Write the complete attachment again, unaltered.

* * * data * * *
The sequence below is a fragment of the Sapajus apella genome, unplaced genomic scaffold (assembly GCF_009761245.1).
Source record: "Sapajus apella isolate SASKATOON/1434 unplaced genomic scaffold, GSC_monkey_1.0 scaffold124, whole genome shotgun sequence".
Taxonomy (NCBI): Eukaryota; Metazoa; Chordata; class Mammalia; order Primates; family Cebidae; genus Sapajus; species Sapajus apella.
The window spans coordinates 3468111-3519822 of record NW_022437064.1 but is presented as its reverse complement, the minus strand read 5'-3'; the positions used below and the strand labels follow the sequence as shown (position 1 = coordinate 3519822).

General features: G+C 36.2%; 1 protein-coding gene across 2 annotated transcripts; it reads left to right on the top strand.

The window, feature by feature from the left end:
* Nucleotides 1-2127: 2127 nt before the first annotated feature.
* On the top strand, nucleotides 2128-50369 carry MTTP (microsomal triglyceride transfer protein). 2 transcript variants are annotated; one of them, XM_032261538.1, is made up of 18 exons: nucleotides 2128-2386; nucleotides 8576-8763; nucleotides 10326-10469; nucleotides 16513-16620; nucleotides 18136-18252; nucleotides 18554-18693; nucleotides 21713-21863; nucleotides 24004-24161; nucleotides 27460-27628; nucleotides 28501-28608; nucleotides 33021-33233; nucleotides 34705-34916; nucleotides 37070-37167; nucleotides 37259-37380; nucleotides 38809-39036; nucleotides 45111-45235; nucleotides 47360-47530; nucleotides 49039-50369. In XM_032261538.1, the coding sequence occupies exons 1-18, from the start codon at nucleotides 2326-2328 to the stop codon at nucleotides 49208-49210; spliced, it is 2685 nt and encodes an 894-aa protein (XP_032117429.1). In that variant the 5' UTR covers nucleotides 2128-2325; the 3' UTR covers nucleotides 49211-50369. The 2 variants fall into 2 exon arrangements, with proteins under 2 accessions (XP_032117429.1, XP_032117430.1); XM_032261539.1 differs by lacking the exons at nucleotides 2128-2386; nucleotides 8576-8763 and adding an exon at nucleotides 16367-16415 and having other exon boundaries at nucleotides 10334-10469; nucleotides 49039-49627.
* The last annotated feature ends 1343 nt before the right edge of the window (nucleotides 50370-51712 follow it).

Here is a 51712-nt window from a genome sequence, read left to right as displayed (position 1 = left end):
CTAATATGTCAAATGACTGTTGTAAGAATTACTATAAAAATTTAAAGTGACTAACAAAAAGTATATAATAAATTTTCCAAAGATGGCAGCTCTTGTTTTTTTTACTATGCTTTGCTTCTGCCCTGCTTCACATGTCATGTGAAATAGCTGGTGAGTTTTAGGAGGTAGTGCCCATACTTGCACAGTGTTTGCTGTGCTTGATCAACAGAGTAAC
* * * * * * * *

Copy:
The sequence below is a fragment of the Sapajus apella genome, unplaced genomic scaffold (assembly GCF_009761245.1).
Source record: "Sapajus apella isolate SASKATOON/1434 unplaced genomic scaffold, GSC_monkey_1.0 scaffold124, whole genome shotgun sequence".
Taxonomy (NCBI): Eukaryota; Metazoa; Chordata; class Mammalia; order Primates; family Cebidae; genus Sapajus; species Sapajus apella.
The window spans coordinates 3468111-3519822 of record NW_022437064.1 but is presented as its reverse complement, the minus strand read 5'-3'; the positions used below and the strand labels follow the sequence as shown (position 1 = coordinate 3519822).

General features: G+C 36.2%; 1 protein-coding gene across 2 annotated transcripts; it reads left to right on the top strand.

The window, feature by feature from the left end:
* Nucleotides 1-2127: 2127 nt before the first annotated feature.
* On the top strand, nucleotides 2128-50369 carry MTTP (microsomal triglyceride transfer protein). 2 transcript variants are annotated; one of them, XM_032261538.1, is made up of 18 exons: nucleotides 2128-2386; nucleotides 8576-8763; nucleotides 10326-10469; nucleotides 16513-16620; nucleotides 18136-18252; nucleotides 18554-18693; nucleotides 21713-21863; nucleotides 24004-24161; nucleotides 27460-27628; nucleotides 28501-28608; nucleotides 33021-33233; nucleotides 34705-34916; nucleotides 37070-37167; nucleotides 37259-37380; nucleotides 38809-39036; nucleotides 45111-45235; nucleotides 47360-47530; nucleotides 49039-50369. In XM_032261538.1, the coding sequence occupies exons 1-18, from the start codon at nucleotides 2326-2328 to the stop codon at nucleotides 49208-49210; spliced, it is 2685 nt and encodes an 894-aa protein (XP_032117429.1). In that variant the 5' UTR covers nucleotides 2128-2325; the 3' UTR covers nucleotides 49211-50369. The 2 variants fall into 2 exon arrangements, with proteins under 2 accessions (XP_032117429.1, XP_032117430.1); XM_032261539.1 differs by lacking the exons at nucleotides 2128-2386; nucleotides 8576-8763 and adding an exon at nucleotides 16367-16415 and having other exon boundaries at nucleotides 10334-10469; nucleotides 49039-49627.
* The last annotated feature ends 1343 nt before the right edge of the window (nucleotides 50370-51712 follow it).

Here is a 51712-nt window from a genome sequence, read left to right as displayed (position 1 = left end):
CTAATATGTCAAATGACTGTTGTAAGAATTACTATAAAAATTTAAAGTGACTAACAAAAAGTATATAATAAATTTTCCAAAGATGGCAGCTCTTGTTTTTTTTACTATGCTTTGCTTCTGCCCTGCTTCACATGTCATGTGAAATAGCTGGTGAGTTTTAGGAGGTAGTGCCCATACTTGCACAGTGTTTGCTGTGCTTGATCAACAGAGTAAC